The worlds we create belong to some reality. Those realities must have some form of physics that governs the actions within. These physics must be the type that can create and sustain life or at least things that are capable of having and conveying experiences within that reality. No characters, no story. These factors combined with our limited imaginations as 3D, corporeal, mortal beings means that the realities we create are almost always analogous to our own.
So what does this mean for our writing? It means the world, our real world, is a treasure trove of inspiration. If our writing is doomed to be analogous, why not hunt for some bitchin’ analogs!
I’m a lucky man and I get to travel a lot thanks to my rad wife’s rad job. Wherever we go, I always like to keep an eye out for intriguing settings or details from scenes that could one day make it into my stories. This, for example, is an actual Victorian surgical theater smack dab in the middle of London. As a writer of mostly dark themes, I had to check this place out. Who knows when one of these rooms will creep into a story. So, I hopped on the tube and bought my ticket and hauled myself up the narrow stairwell, through the gift shop, and up to the vantage point where I took the photo. That photo, however is just the tip of the iceberg when it comes to the way I go about scene collecting. (more…)
A number of weeks ago, I came across an article from BBC reporter Steven McIntosh titled Could ‘Method Writing’ be the Future for Novelists? The article, like many articles about writing, made me reflect on my own practice and I realized that I am, in a sense, a method writer.
Before we can begin to understand what method writing is, we need to mention method acting. Focusing on the popular Strasburg Method, the quick description of a method actor is that they physically and mentally live or have lived in a way that mirrors the character they are portraying to some degree. Think of it as collecting experiences to draw from. This is thought to help the actor understand their character more deeply and thus provide a more accurate, compelling portrayal.
A light version of these methods could include learning an instrument or taking up fencing. Some actors take it to the extreme and never break character for the entirety of the shoot. Daniel Day-Lewis is famous for doing this with pretty much every character he plays. Bill the Butcher from Gangs of New York was especially hard to be around. He learned to throw knives, gut carcasses, and got into real fights in parking lots.
Now, let me be clear. If I ever write a story about being stranded in the desert, I will not be drinking my own pee in order to understand the experience. Nor have I become an opium addict for my current WIP (spoiler alert?). I am no Daniel Day-Lewis but I will say that many of the lighter concepts behind method acting have worked their way into my writing without my knowledge. The more I thought about it, the more I realized that much of it has been there from the start. (more…)
We are often told as writers to write what we know. That’s all well and good but what if you don’t know much? What if you haven’t experienced much? If your life isn’t as exciting or dramatic as you would like your stories to be? Are you doomed? I don’t think so.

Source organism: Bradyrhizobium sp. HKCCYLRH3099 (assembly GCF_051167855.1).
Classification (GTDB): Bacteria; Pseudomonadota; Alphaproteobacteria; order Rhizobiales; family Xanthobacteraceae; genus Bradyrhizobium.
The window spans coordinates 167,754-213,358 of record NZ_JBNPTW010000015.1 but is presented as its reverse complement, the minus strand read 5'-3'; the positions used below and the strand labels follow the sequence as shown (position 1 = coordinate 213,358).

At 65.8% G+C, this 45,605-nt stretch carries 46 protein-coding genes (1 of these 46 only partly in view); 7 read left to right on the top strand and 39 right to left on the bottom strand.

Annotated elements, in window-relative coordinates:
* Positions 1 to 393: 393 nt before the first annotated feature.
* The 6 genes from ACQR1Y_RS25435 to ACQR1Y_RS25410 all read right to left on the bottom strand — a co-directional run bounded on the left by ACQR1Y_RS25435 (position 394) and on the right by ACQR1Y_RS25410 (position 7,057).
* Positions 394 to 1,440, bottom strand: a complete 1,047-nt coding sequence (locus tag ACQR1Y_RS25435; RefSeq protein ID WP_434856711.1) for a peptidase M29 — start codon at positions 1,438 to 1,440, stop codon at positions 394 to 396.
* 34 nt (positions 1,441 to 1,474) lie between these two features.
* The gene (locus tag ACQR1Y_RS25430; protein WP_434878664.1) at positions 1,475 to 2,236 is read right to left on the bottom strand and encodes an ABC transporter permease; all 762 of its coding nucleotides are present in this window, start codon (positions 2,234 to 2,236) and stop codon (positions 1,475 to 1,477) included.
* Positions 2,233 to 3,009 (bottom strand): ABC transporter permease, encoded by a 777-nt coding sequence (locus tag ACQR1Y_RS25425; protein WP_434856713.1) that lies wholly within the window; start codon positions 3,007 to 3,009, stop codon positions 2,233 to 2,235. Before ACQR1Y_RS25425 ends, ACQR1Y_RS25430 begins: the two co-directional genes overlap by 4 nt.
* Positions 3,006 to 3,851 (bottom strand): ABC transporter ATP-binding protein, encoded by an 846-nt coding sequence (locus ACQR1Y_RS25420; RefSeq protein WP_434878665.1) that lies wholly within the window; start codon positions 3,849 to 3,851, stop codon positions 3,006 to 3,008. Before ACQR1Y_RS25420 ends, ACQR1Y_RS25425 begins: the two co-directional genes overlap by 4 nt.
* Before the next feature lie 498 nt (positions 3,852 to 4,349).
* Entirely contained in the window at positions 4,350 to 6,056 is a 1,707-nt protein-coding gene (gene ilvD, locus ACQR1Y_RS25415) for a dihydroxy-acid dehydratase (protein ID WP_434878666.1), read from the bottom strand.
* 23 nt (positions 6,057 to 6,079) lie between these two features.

The thing is, you have had experiences. An astronomical amount of experiences throughout your life. There have been millions of smells, tastes, sounds, and sensations. All of which made their own little imprint in your mind. You’ve seen and done so many things that if you stick just a fraction of those miniscule details together, you can create quite the mighty tale. The key lies in the math. The addition and subtraction of these tiny bits of experience equal the whole of a unique event. We as writers recognize this when writing any fleshed-out scene. These small details flesh out our real lives in the same way.
This theory is something that I’ve been kicking around for a few years now and has stemmed from my travels since moving to Europe. It’s probably not a new line of thinking but it’s not something I have researched either. I’d done some traveling in the past but living abroad and having so many travel opportunities at my finger tips, opportunities to see famous, extravagant places, has helped me realize that different locations on the map are far more similar than one might think. I’m forever grateful for the travel I’ve done, and while it has helped my writing, it isn’t a necessity. Very few of the small details that surround me as I travel are different than those back home.
A cold rain in New York and a cold rain in Amsterdam feel the same. The smell of loam and pine will greet your nose in an Austrian forest just as it would on a trail in the Rockies. The sound of a waterfall in Croatia is the sound of a waterfall in Hawaii. This of course is comparing like for like, glamorous for glamorous, which is not entirely what I’m talking about. I’m talking about using small ordinary details to build epic scenes no matter where the detail was experienced.
I recently had the chance to travel to Venice, Italy for Carnevale. The trip had been planned for almost a year and we decided to go for the gusto. Here’s a picture of us in full costume.
This was a massive, life-altering trip. Strolling through the gilded, elaborate enclosure of Saint Mark’s Square, dressed as some pagan god and being swarmed by photographers was, on the surface, utterly foreign. It seemed that way to me at first. I had never in my life been in a situation like that, or rather, that specific situation. As I thought about what was actually happening, as I narrowed my focus, I realized that the foreign feeling wasn’t in the details but in how they came together. Ordinary pieces came together to build a something remarkable. (more…)